Finance commission chairman underscores need to unlock private capital for meeting climate finance requirements –


New Delhi [India], May 17 : N K Singh, chairman, 15th Finance Commission of India, underscored the critical role of unlocking private capital to meet climate finance requirements during the ‘Financing Climate Transitions’ session at the CII Annual Business Summit 2024 on Friday.

Singh highlighted the need to address investment deterrents and create a favorable regulatory environment to mobilize private sector contributions for climate initiatives.

“It is important to recognize what makes private capital reticent, what can be done to minimize and mitigate the risks, including regulatory risks, so that they can contribute to climate finance”, said Singh.

Singh, who holds multiple key positions including Member of the High-Level Committee on Simultaneous Elections, Co-Convenor of the G20 Expert Group on MDB reforms, President of the Institute of Economic Growth, and Chairman of the 15th Finance Commission of India, emphasized the critical role of private capital in achieving climate finance goals.

He stressed the necessity of identifying and addressing the factors that deter private investments and highlighted the importance of creating a more favorable regulatory environment to attract private sector contributions.

Singh said, “In addition to mobilizing private capital, there is also a need to increase public private partnerships, enlarge the fiscal space of State & Centre and for multilateral development bank (MDBs) to play a larger role in reforming international finance architecture. He noted that multilateral development banks have a long way to go to improve their processes to address the daunting challenge of meeting the financing needs required for an orderly climate transition.”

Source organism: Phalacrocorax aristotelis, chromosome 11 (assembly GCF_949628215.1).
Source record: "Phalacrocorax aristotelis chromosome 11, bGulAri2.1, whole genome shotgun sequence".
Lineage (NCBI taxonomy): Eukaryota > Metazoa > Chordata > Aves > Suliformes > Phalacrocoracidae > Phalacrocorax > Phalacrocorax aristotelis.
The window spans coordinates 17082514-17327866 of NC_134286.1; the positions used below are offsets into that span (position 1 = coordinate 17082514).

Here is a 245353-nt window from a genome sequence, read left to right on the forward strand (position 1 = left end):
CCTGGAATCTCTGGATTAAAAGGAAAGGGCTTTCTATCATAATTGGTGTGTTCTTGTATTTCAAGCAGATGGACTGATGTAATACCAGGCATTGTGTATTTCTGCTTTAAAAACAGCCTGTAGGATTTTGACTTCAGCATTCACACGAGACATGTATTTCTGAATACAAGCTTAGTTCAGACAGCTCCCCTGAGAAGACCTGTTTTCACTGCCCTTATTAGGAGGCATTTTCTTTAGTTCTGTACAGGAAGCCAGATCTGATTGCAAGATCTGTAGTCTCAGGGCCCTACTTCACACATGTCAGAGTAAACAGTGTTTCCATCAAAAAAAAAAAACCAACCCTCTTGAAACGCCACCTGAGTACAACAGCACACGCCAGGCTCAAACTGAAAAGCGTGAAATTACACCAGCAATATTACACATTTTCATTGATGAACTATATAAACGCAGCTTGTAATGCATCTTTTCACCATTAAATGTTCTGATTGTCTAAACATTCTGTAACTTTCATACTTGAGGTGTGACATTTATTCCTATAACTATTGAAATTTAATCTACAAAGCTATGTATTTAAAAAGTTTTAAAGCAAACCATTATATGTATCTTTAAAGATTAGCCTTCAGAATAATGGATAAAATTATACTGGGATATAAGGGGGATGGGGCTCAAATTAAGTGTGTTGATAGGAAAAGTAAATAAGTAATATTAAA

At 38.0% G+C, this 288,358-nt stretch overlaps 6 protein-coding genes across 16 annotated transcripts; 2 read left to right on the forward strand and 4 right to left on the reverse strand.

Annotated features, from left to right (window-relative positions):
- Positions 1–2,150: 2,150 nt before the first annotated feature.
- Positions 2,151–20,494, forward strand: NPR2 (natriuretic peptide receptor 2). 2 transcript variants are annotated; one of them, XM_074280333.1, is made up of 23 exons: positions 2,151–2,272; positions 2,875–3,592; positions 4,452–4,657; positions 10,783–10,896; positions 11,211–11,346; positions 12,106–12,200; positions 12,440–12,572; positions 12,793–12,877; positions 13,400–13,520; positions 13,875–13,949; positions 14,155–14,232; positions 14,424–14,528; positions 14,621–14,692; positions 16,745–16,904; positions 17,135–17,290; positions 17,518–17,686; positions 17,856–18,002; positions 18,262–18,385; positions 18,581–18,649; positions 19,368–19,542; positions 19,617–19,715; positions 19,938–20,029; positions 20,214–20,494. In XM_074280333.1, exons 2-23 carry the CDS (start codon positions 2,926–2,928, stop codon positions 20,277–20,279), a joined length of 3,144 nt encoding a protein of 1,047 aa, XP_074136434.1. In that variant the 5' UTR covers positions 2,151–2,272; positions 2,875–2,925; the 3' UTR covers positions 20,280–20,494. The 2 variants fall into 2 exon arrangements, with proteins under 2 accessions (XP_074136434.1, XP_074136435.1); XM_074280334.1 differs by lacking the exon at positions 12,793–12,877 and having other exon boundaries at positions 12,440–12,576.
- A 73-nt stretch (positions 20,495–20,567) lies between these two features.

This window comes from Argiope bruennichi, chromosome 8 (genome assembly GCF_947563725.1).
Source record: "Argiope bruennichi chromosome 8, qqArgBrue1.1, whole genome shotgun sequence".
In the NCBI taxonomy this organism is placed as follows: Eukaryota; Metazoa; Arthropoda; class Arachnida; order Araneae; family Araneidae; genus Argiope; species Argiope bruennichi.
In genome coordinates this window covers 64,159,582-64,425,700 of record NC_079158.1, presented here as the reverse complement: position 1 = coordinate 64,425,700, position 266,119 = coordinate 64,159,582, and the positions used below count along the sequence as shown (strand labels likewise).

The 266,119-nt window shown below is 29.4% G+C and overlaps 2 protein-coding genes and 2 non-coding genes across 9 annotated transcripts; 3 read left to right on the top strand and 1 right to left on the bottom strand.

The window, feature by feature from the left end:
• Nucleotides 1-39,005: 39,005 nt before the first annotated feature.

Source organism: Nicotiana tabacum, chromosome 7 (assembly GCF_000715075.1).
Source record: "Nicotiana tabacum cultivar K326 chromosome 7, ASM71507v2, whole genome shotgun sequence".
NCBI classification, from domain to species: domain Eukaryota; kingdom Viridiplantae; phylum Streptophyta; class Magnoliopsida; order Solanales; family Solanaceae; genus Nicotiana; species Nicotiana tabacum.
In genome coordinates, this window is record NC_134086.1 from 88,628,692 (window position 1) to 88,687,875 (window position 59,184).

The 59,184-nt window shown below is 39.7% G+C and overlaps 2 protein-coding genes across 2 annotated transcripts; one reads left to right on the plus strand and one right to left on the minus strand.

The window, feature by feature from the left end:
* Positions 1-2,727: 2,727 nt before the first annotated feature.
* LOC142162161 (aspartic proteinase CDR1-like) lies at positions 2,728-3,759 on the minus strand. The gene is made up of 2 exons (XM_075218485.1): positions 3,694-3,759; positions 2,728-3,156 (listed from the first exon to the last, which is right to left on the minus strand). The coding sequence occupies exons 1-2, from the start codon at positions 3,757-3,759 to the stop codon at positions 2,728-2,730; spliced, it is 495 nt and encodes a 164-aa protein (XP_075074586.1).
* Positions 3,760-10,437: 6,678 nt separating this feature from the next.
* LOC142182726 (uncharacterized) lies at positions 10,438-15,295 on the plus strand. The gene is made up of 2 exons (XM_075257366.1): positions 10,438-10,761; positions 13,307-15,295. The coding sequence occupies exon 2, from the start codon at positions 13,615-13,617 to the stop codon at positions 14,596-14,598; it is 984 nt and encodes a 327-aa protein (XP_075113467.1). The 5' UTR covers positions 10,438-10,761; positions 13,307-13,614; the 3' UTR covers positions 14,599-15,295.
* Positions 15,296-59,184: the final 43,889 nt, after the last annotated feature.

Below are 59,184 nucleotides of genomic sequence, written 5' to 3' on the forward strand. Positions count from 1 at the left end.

“We have to examine if we may create a form of financing that is based on blended finance and deploy greater use of hybrid capital”, he added.

Supporting Singh’s views, Suman Bery, Vice Chairman of NITI Aayog, noted the dual focus of climate finance on both mitigation and adaptation.

He suggested that bundling clean technology projects with capital from various sources could stimulate greater private sector involvement.

Highlighting international examples, Pankaj Khimji, Foreign Trade and International Cooperation Adviser for Oman’s Ministry of Commerce, shared Oman’s successes in the renewable energy sector.

He discussed ongoing projects in green hydrogen and carbon capture, executed through PPPs to leverage necessary private capital. These initiatives are not only set to fulfill Oman’s domestic energy requirements but also aim to export green hydrogen internationally.

Addressing the specific challenges faced by India, Sumant Sinha, Chairman and CEO of ReNew, pointed out the high cost of capital, attributed partly to India’s lower credit rating.

He argued for a re-evaluation of India’s credit rating by global agencies, citing the country’s strong payment record. An improved rating could facilitate increased flows of climate finance into India.

Sanjiv Puri, President Designate of the Confederation of Indian Industry (CII), remarked on the necessity of assuring private investors of positive economic returns.

He stressed that harmonizing policies to reduce operational frictions would be instrumental in making climate-related projects more financially viable from a business perspective.

Puri said, “Private capital will be mobilized essentially when it is assured of positive economic returns on its investments. In this regard, harmonizing policymaking to reduce friction will greatly help in making projects more financially viable from a business perspective”.

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